In fact, thanks to a Senate amendment to the bill, leagues have an unprecedented amount of veto power when it comes to allowing wagers upon their products. As stated in the bill, a league may request (in writing) that the gaming board prohibit types of wagering or types of bettors from betting if the league “believes that such wagering by type, form, or category is contrary to public policy, unfair to consumers, or affects the integrity of a particular sport or the sports betting industry.”
In other words, the leagues get the final say on who and what kind of betting will occur.
The bill also restricts operators to only using official league data for in-play betting.
Another curious portion of the law is a 10% hold requirement placed on every operator. In other words, no operator in Tennessee would be able to pay out more than 90% of the total wagers it accepted.
Now, on its face, this provision seems like a win for the potential sportsbooks in the state. After all, it guarantees that they will enjoy a gross profit margin of at least 10%.
However, no state with sports betting has been able to hold such a high percentage on a consistent basis. Nevada, which is the most mature sports betting market in the country, typically holds between 5% and 6% each month.
One silver lining is that TN regulators ultimately backed off of requiring an even higher 15% hold requirement.
Thus, this kind of mandate could end up having the opposite effect of what is desired. Not only will sports bettors seek greener pastures, but it leaves the door open for black market sites to operate in Tennessee.
These kinds of requirements have also proven to be a classic example of “penny wise, pound foolish” lawmaking. As noted in a report by gambling analysts Eilers and Krejcik, other governments that have mandated a hold requirement ended up underperforming compared to their peers.
The bottom line is that distorting the market like this usually ends up shrinking the total pie. A smaller percentage of a much larger market could very easily end up being worth more to prospective operators in Tennessee.
The law allows betting on professional and collegiate sports, including betting on college teams from TN.
No individual prop bets on college athletes are permitted, nor are bets on player injuries.
Sports and events you can bet on in Tennessee
The sports you can bet on int TN include but are not limited to:
Events to bet on in Tennessee
Here are some fun events to try placing wagers on.
Some of these provisions might make it seem as though operators could decide to avoid the Volunteer State. Even though anyone can apply, the red tape and restrictions associated with the bill could understandably make operators gun shy.
However, the fact is that most operators are willing to jump over several hurdles if it means the debut of a new market. Tennessee’s population and lack of viable alternatives for gambling mean that there could be a large and passionate focus from the public on any sportsbook provider who launches there.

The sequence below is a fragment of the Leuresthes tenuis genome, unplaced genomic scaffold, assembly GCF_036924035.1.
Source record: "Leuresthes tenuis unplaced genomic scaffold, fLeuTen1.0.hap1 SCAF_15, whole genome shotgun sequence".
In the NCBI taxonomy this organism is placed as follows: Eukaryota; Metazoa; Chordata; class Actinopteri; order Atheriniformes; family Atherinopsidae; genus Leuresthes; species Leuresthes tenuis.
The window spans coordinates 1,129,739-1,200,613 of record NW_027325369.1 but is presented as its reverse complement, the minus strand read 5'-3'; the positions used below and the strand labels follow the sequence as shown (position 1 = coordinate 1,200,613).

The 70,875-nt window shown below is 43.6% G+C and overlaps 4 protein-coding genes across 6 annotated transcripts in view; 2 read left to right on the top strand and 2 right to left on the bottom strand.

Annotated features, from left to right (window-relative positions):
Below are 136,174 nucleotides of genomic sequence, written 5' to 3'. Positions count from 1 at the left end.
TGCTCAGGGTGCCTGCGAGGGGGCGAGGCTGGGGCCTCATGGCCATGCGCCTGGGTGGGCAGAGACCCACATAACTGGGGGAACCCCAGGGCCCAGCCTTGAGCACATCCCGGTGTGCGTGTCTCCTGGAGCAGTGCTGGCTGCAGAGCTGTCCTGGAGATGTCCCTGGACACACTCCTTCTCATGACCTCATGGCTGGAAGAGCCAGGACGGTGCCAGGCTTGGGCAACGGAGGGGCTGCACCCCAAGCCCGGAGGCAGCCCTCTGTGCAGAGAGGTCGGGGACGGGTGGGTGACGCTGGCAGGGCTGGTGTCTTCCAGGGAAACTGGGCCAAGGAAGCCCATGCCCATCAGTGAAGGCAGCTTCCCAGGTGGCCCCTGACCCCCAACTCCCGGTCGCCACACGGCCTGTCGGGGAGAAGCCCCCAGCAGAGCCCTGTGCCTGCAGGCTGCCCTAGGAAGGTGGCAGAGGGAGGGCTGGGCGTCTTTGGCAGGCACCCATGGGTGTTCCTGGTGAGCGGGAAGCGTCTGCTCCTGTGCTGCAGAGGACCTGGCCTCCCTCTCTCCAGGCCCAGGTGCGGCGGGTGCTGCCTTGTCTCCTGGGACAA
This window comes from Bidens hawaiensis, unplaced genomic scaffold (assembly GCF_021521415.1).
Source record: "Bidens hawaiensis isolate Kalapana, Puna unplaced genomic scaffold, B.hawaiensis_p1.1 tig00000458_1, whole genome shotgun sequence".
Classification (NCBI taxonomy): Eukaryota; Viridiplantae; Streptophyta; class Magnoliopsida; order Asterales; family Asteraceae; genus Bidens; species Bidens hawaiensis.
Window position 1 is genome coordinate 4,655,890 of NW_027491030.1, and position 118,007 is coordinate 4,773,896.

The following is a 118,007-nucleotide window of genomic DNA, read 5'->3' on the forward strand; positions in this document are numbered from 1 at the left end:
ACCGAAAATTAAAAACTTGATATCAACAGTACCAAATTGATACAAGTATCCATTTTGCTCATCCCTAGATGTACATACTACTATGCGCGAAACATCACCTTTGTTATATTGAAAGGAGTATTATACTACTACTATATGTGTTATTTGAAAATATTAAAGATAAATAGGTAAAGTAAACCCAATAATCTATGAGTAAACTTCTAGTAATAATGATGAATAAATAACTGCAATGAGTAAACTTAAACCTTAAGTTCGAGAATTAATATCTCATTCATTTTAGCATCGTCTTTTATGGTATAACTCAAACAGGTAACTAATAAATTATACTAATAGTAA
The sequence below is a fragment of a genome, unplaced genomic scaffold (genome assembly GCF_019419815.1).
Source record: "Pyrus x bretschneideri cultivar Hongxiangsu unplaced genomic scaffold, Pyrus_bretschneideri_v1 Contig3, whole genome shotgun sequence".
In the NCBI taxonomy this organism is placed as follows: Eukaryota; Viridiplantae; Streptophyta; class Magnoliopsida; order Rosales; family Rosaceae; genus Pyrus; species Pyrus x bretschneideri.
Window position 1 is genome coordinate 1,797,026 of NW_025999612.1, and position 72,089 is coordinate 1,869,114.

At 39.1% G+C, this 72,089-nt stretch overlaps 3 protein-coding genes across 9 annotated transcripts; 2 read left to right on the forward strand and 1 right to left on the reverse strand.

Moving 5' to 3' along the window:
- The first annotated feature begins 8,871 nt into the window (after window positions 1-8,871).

There is no limit to how many operators can apply for licensure in Tennessee. Here are some of the companies that have already received licenses to operate sportsbooks in Tennessee:
- Action 24/7
Both in-state operators, as well as global brands, have received licenses to operate sports betting beginning Nov. 1, 2020. Three more operators have applied for conditional licenses as well, although their names have not yet been released.
Nevertheless, Tennesseans can rest assured that they will have no shortage of options in the state before long.
Tennessee Sports Betting FAQ
Is sports betting legal in Tennessee?
Yes! By virtue of the passage of SB 16, sports betting is now legal in Tennessee.
Who can play?
Anyone over the age of 21 and physically inside the state of Tennessee can bet on sports.
Where can I bet on sports in Tennessee?
You can currently bet online with DraftKings, FanDuel, BetMGM, and Action 24/7.
Where are retail sportsbooks going to be?
There will not be any retail sportsbooks in Tennessee. The new law only legalized sports betting through online services.
What online sportsbooks are there in Tennessee?
DraftKings, FanDuel, and BetMGM, and Action 24/7 are now available in Tennessee.
Three more operators have applied for conditional licenses as well, although their names have not yet been released.
When will sports betting launch?
Legal sports betting officially launched on Nov. 1, 2020.
Do I have to have a smartphone or mobile device to wager?
You can bet on your smartphone or with your computer. While sports betting apps provide users with convenience when it comes to betting, you do not need one to legally wager in Tennessee.
Will I have to be inside Tennessee to play?
Yes. You must be physically located in the state of Tennessee to place a wager with a Tennessee online sportsbook.
Can I play from Tunica?
No. Tunica has a plethora of gambling options, is only a few miles from Tennessee, and has retail sports betting in some places. However, you will not be able to place wagers on Tennessee online sportsbooks from there.
Do I have to be a Tennessee resident to play?
No. You need only be physically inside the state and of age to bet on sports in Tennessee.
Can I play online casino games or poker with these apps?
No. Online gambling beyond sports betting remains illegal in Tennessee, and none of the sports betting apps will offer any kind of integrated experience.
However, a successful launch and river of new revenue could change some hearts in the Tennessee legislature. Therefore we’ll just have to see if the wind is blowing a different direction in a year or two.